• MFSK-16: MFSK is an amateur radio digital mode that has been designed to provide an easy-to-use chat mode for real-time amateur contacts, nets and bulletin transmissions although it is not really suitable for contesting or Bulletin Board System use.

    The letters MFSK stand for multi frequency shift keying, and this gives an insight into its operation. It takes the two tone concept of RTTY and expands this to several tones and this makes for a system that is more robust than even PSK31 in the face of interference.

    MFSK16 is a half-duplex using a non-Automatic Repeat ReQuest, ARQ forward-error-correcting, FEC mode. In view of all the error protection, it performs well in conditions where there is fading or interference.
  • WSJT:   The full name for WSJT is Weak Signal communication by K1JT. As the name implies it is a form of digital communication mode optimised for weak signal communication. Originally developed by K1JT, the software is now open source and its development has continued and it is now managed by a small team of radio amateurs.

    WSJT incorporates a number of modes within the overall specification for specific applications. These variants include: FSK441, JT6M, JT65, JT4, FT8 and others. Interestingly the take up of FT8 has been very rapid as its advantages for HF long distance communications have become very apparent.
    Read more about . . . . WSJT including FT8.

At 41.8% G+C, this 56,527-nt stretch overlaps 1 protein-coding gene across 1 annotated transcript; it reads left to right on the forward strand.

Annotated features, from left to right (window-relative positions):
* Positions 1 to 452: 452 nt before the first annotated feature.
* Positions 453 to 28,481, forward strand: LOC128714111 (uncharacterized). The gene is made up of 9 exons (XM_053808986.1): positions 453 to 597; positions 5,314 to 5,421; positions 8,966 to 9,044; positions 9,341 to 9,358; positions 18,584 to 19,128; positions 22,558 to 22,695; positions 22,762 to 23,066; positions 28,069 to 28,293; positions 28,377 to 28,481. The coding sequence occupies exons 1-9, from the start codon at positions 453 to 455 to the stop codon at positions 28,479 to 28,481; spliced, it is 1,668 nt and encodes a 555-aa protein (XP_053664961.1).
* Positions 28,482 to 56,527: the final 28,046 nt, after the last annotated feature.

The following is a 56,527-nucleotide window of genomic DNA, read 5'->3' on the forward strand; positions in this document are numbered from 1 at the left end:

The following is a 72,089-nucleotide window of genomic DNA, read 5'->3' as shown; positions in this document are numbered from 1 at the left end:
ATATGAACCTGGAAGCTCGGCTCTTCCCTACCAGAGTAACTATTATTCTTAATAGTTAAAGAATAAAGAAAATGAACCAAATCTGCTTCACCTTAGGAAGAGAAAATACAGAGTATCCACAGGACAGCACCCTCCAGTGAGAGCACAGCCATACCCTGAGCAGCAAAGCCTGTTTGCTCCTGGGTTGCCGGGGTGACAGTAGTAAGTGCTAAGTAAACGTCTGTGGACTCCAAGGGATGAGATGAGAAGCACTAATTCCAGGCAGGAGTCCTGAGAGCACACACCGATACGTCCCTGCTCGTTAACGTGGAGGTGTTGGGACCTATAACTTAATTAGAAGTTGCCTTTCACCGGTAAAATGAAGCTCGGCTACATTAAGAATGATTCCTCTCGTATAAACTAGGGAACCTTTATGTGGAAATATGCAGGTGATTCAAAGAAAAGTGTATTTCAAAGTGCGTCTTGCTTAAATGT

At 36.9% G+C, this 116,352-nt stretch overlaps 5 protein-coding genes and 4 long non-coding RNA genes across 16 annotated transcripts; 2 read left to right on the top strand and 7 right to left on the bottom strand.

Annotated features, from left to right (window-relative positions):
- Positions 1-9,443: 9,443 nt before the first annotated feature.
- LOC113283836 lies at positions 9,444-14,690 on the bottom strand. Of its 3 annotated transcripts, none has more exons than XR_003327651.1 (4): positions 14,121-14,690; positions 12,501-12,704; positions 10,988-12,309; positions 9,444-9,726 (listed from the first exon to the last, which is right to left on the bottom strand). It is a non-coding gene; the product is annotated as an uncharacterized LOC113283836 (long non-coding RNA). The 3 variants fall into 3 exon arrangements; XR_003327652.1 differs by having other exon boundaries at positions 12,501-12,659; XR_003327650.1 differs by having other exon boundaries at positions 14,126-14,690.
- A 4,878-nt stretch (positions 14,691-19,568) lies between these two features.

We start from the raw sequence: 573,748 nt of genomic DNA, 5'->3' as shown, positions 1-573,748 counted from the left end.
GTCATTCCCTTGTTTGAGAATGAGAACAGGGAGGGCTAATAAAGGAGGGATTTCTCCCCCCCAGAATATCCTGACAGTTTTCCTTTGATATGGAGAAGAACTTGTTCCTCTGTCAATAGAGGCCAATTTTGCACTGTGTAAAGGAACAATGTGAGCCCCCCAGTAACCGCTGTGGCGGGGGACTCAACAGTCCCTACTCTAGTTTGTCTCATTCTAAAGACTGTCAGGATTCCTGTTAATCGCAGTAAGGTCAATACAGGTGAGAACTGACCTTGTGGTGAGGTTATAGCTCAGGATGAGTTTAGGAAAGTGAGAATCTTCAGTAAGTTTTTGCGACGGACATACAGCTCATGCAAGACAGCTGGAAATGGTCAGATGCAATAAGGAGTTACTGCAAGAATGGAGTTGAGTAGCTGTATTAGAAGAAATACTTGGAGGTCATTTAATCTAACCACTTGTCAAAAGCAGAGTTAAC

• WSPR:   WSPR is a software set that is used for weak signal communication between stations. In fact the letters WSPR stand for Weak Signal Propagation Reporter.

    WSPR is a software set initially developed by Joe Taylor, K1JT, although now it is now open source and managed by a small team of radio amateurs.

    Essentially the programme is designed for sending and receiving low-power transmissions to test propagation paths on the MF and HF bands. To this end it implements a protocol designed for probing potential propagation paths with low-power transmissions. Transmissions carry the station callsign, Maidenhead grid locator, and transmitter power in dBm. The program can decode signals with S/N as low as -28 dB in a 2.5 kHz bandwidth. Stations with Internet access can upload their reception reports to a central database called WSPRnet which includes a mapping facility. In this way propagation paths that may be open can be seen and used.
    Read more about . . . . WSPR.

Although these amateur radio digital are mentioned in the list others are being developed and introduced, however these are some of the most popular types used in amateur radio. Although it may seem that there is a very large number of digital modes available, it is possible to use a single PC to accommodate all them and this means that it is relatively simple to switch between them, and large amounts of equipment are not needed.


While it may seem that there is an enormous variety of different digital modes that can be used, this results from the fact that people are experimenting and trying to improve the effectiveness of digital modes of transmission as technology moves forward. While there are many digital modes to choose from, the situation may not be as difficult as many may imagine because it is often possible to receive and send a large number of types of transmission using a single interface. Simply by using different software, it is possible to receive and send the required digital mode format. While this may not always be possible for every format, it at least reduces the amount of equipment required.